Launching an online community can be a tricky process. Here are 5 ways to get you on the right path.
1. Start small: Clay Shirky puts it best: “projects that will work only if they grow large generally won’t grow large; people who are fixated on creating large-scale future success can actually reduce the possibility of creating the small-scale here-and-now successes needed to get there. A veritable law in social media is that to get to a system that is large and good, it is far better to start with a system that is small and good and work on making it bigger than to start with a system that is large and mediocre and working on making it better.”
2. Get to know the user experience: Put yourself in the shoes of a variety of users (since not all users have the same intrinsic motivations) and ask lots of people for their thoughts. Try to see as many things from this outward-in angle. Users rarely behave as designers of a system expect or want them to (another Shirky quote, paraphrased). So eat at your own restaurant.
3. Be selective with initial audience: Don’t try to target everyone. Pick out a select group according to who/what/where/why and spend A LOT of time with this initial group. Get them engaged and into positions of leadership. They will be the bedrock of the future success. This ties in with point #1: Start Small.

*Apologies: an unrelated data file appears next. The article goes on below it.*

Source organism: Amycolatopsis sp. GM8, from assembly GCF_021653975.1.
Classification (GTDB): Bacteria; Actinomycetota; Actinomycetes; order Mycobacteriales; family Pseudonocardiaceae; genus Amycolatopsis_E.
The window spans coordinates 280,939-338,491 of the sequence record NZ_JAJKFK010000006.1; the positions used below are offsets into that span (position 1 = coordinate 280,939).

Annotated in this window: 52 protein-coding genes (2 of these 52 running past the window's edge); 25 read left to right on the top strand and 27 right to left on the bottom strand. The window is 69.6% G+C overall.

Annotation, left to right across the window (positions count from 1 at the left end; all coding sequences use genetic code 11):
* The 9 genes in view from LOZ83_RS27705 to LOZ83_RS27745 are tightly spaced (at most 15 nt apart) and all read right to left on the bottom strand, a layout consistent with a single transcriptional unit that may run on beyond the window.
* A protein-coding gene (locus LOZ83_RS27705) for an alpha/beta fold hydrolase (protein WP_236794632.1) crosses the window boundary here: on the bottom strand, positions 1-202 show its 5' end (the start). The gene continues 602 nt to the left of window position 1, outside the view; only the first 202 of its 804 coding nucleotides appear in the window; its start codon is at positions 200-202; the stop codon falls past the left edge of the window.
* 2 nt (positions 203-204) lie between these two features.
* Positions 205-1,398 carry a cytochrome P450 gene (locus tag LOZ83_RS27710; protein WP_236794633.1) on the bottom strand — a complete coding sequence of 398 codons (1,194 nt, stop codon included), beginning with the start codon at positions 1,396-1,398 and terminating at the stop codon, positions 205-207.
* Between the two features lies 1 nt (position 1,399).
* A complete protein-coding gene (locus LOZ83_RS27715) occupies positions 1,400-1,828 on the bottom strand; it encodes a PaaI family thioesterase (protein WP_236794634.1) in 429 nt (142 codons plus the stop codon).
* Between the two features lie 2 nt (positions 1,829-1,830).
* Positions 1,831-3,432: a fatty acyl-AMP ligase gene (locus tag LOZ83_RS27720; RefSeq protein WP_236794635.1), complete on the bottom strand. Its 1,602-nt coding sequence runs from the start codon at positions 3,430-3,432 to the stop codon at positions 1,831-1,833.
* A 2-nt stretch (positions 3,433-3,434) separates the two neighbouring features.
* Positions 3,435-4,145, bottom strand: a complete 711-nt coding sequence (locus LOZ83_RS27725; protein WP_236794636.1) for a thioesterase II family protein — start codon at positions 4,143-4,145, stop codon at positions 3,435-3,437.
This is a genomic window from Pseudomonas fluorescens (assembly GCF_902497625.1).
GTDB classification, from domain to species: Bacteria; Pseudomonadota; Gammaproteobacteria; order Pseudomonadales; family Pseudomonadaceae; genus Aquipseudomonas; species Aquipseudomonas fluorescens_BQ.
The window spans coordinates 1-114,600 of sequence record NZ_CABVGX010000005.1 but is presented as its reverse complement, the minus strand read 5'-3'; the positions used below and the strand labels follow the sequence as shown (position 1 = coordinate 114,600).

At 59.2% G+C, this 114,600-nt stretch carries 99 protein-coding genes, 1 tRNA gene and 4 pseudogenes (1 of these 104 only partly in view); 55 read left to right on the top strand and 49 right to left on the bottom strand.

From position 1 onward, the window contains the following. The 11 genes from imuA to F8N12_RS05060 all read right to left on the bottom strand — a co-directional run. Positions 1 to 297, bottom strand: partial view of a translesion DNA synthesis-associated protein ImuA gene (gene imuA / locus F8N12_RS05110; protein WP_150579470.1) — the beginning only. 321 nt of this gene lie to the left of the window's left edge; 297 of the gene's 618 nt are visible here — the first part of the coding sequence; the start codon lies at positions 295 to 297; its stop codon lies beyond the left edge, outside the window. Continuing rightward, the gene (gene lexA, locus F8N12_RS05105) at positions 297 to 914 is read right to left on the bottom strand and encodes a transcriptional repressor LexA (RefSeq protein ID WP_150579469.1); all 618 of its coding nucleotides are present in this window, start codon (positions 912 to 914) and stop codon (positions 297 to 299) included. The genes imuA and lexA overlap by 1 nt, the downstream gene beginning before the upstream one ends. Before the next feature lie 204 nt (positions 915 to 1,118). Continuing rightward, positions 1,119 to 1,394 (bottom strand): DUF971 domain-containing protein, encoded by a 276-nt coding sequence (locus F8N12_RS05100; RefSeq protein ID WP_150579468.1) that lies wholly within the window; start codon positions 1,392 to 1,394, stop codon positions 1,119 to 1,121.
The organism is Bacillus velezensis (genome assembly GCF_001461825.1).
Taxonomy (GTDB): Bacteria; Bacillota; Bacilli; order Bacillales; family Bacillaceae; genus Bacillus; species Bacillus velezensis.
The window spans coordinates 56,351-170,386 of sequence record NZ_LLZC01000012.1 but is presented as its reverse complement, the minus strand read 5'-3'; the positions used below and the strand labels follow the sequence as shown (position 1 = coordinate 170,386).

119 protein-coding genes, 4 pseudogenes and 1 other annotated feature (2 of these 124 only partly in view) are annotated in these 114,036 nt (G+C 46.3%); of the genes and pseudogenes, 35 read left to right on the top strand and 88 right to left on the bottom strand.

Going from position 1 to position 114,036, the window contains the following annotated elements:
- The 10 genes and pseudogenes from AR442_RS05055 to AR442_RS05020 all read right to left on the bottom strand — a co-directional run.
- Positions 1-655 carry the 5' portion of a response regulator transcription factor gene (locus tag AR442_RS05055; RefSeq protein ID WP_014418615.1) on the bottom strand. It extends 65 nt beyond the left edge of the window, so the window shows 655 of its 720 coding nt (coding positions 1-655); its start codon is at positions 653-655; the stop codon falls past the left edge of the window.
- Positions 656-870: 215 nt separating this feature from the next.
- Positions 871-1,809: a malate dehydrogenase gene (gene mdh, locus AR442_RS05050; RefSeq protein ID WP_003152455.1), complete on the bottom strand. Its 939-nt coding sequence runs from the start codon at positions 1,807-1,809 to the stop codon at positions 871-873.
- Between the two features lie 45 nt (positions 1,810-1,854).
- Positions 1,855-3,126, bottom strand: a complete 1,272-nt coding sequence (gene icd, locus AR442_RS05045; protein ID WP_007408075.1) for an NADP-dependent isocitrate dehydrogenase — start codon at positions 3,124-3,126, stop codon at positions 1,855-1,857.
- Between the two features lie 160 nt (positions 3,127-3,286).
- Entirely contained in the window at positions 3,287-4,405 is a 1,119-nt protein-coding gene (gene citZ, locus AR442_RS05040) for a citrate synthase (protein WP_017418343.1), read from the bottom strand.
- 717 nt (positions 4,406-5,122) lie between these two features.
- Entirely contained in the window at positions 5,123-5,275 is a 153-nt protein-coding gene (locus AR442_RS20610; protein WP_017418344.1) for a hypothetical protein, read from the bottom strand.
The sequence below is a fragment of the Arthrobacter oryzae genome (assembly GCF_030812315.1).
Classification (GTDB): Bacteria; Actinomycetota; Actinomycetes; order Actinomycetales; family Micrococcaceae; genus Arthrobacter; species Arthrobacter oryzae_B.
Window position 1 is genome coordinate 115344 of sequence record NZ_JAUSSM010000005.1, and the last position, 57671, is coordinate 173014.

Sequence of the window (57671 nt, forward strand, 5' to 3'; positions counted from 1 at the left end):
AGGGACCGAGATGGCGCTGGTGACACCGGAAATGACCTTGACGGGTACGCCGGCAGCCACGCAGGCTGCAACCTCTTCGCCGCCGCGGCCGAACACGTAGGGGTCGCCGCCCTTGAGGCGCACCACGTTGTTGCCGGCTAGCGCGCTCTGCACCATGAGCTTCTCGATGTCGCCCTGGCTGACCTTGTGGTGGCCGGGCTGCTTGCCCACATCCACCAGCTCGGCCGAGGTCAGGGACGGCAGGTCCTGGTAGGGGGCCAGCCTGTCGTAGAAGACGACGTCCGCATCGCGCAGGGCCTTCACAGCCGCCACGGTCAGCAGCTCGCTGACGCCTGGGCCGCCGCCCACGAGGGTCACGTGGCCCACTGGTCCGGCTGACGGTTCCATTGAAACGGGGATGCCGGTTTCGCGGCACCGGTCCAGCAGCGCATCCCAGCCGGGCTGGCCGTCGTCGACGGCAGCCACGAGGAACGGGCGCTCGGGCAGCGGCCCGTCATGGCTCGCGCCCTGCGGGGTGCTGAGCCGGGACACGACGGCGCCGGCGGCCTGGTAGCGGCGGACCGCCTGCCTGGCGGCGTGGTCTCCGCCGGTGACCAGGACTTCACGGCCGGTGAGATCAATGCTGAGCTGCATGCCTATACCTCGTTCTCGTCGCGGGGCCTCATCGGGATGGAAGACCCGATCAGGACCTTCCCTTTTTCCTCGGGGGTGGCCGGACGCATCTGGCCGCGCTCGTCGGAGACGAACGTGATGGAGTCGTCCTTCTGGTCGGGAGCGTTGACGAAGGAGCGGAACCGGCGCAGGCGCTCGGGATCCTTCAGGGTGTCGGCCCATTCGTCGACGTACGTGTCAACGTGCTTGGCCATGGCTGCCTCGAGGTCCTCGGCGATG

4. Technology platform doesn’t have to be perfect. As I’ve discussed in a post titled “It’s More about Your MEMBERS and Less the TECHNOLOGY“, technology is an online community-enabler, but it’s that at most. Focus more on the human aspect of your community. Technologies will come and go, but understanding human-drivers is forever.
5. Participate, participate, participate and stay scrappy. As the Community Manager, once you launch a community, stay intimately tied to everything that is going on. And stay scrappy. Try all sorts of new things yourself, and don’t immediately drop the reigns and outsource everything to unknowing participants. This is your baby, and you have to raise it. If you have to pass the torch to a new Community Manager, make sure they are as passionate, understanding, and dedicated as you are.